Groundbreaking master of angelic instrument set to take wing
by Geoff Edgers, Boston Globe
One day in high school, Ann Hobson Pilot, an aspiring harpist who happened to be African-American, was at a friend’s house when the girl’s mother pointed to a picture on the wall. It showed a white woman with flowing blond hair.
“Now she looks like a harpist is supposed to,’’ the woman said with an edge.
Hobson Pilot still remembers the sting of the comment, even a half century later. She remembers it as she prepares for the highlight of her four decades with the Boston Symphony Orchestra, tomorrow night’s premiere of a concerto written for her by John Williams.
“It surprises me when I think back to that time,’’ says Hobson Pilot, now 65. “I worked hard, but what was I thinking? The harp was considered to be the instrument of an angel, a white woman with flowing gowns.’’
From the Symphony Hall stage, Hobson Pilot changed that perception.
“No one thinks of Ann Hobson Pilot as an African-American harp player,’’ says Mark Volpe, the BSO’s managing director. “They think of her as the great harp player of her time.’’
The BSO is making that point by featuring Hobson Pilot in programs to celebrate her recent retirement, including a starring role in tomorrow’s opening-night gala and October concerts in Carnegie Hall and Symphony Hall.
The honor is unprecedented at the BSO, where senior players typically take their farewell bow at the orchestra’s summer home at Tanglewood. Hobson Pilot is anything but typical.
She tried to retire three years ago. Music director James Levine pleaded with her to stay, and she did.
Now, though, she’s ready. She wants to travel, play solo recitals, and perform with other orchestras.
“My main goal was to leave before my playing went downhill,’’ Hobson Pilot said during a recent interview at Symphony Hall. “I feel that way about parties. I’d rather leave early than stay too long.’’
Growing up in Philadelphia, Hobson Pilot was surrounded by music. Her mother and older sister both played piano. She decided, at age 14, to take up a different instrument. At school, she asked her music teacher about flute, cello, and violin. Other students had already taken those instruments. The harp was available.
Her parents paid $15 a month to rent a rickety harp for her to practice on. They also bought a used green Rambler station wagon to transport the instrument.
As a teenager, Hobson Pilot attended a summer harp camp in Maine and studied at the Cleveland Institute of Music.
She landed a gig with the National Symphony in Washington after her 1966 graduation and remained there until 1969, when Boston Pops conductor Arthur Fiedler suggested she audition for the BSO. (Fiedler knew her from stints conducting the National Symphony.)
At the time, the only other African-American in the orchestra had been Ortiz Walton, a double bass player from 1957 to 1962. Hobson Pilot won a permanent post in 1969 as second harp. She was appointed principal in 1980.
In her new job in Boston, Hobson Pilot didn’t push for diversity. She was there to play.
“I was quiet. Still am,’’ she said. “I didn’t get into making a political presence. My statement was doing my job and showing that playing music well had nothing to do with color. If intelligent people looked at me, they’d acknowledge that.’’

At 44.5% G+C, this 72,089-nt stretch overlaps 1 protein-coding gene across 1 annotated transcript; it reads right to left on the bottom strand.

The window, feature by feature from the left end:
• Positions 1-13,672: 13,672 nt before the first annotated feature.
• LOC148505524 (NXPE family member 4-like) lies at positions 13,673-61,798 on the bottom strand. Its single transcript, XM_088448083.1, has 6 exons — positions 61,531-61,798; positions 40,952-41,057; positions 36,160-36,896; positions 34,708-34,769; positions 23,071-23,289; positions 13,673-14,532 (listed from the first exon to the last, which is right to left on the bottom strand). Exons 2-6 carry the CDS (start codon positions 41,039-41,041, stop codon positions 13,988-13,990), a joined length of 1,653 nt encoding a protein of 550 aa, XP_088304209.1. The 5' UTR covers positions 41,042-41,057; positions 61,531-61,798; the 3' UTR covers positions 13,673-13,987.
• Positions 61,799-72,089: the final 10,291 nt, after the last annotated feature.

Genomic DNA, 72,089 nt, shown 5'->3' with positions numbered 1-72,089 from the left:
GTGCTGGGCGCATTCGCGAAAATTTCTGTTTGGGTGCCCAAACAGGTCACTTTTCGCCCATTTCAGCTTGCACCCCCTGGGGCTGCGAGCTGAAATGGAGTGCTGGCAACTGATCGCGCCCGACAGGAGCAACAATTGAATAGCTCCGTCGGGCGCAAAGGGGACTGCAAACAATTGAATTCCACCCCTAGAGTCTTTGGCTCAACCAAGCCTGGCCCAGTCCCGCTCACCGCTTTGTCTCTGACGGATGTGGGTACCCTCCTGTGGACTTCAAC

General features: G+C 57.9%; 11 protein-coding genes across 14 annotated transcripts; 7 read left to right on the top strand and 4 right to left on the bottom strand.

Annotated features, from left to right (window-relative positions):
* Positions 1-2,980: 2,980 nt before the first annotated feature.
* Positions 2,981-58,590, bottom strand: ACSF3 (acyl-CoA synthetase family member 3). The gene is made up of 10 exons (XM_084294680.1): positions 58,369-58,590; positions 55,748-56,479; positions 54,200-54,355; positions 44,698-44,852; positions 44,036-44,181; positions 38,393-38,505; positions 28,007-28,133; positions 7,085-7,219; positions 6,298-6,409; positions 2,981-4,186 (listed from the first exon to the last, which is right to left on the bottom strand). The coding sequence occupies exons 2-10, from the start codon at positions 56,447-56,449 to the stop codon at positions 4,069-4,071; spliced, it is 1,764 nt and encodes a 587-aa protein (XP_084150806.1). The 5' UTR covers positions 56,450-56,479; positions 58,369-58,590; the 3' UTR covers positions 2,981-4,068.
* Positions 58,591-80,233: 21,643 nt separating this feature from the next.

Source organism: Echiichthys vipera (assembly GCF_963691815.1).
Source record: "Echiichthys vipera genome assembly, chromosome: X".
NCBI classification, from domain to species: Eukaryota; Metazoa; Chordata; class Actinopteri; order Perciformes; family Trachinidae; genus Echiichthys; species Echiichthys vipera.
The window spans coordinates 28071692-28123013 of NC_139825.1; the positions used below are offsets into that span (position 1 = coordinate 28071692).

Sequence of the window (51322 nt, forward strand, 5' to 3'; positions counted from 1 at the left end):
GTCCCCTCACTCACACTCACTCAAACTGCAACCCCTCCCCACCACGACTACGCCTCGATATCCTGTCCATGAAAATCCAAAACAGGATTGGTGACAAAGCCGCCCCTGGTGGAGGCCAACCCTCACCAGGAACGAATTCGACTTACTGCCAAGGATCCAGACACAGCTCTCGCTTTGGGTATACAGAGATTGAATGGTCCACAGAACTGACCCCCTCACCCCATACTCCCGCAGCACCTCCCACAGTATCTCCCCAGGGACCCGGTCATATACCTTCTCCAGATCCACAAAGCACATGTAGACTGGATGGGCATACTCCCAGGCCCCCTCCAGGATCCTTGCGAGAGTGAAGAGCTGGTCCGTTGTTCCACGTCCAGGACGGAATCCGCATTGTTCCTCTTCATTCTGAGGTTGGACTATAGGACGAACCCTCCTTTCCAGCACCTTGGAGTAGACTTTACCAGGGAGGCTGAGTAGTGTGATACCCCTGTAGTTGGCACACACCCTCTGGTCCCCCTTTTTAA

But Hobson Pilot didn’t ignore the issue of race entirely. Her husband, Prentice Pilot, a bass player in the Boston Pops Esplanade Orchestra for 22 years, became the first artistic director of Project STEP, a BSO program founded in 1982 to support minority players. Hobson Pilot volunteered to work with the students.
She also insisted on having her picture on the cover of compact discs she recorded. She wanted African-American children to see that a woman with dark skin could star in the classical world.
The reality is that Hobson Pilot leaves a symphony world that hasn’t changed much for African-Americans. Just a handful of black players serve as principals nationwide. The percentage of African-American musicians in American orchestras has ranged from just 1.4 percent to 1.9 percent over the last eight years.
The trouble, Hobson Pilot and Volpe believe, is not at the orchestra level, particularly because auditions are conducted behind a screen, making it impossible for members to rule out musicians based on appearance.
“You start with the fundamental of what’s happening in major school districts,’’ said the BSO’s Volpe. “There’s been an erosion of music programs.’’
With Hobson Pilot’s exit, only one African-American player will remain in the BSO, cellist Owen Young.
“I often tell her, you can’t leave me here, I’ll be all alone,’’ joked Young, who joined the BSO in 1991. “The truth is, what I got from her is professionalism. She comes and plays and is always prepared. It really has nothing to do with race or gender.’’
The Williams concerto came about because Hobson Pilot admired the composer’s writing for harp in his scores for “Schindler’s List’’ and “Angela’s Ashes.’’ She called Williams last year to request a composition, but he declined.
His reluctance stemmed from both his busy schedule and the challenges of writing for solo harp.
“I kept saying, ‘Ann, there are so many wonderful composers out there,’ ’’ Williams recalled. “But she said, ‘No, I want you to do it.’ In the end, I found I couldn’t resist her.’’
On a recent day, Hobson Pilot sat on a chair on the Symphony Hall stage with her harp. She tilted the instrument back and began to play the Williams piece, “On Willows and Birches.’’
“For me to play a piece for John Williams is incredible,’’ she said, her harp leaning into her. “And to play with the BSO with Levine conducting. Please . . .’’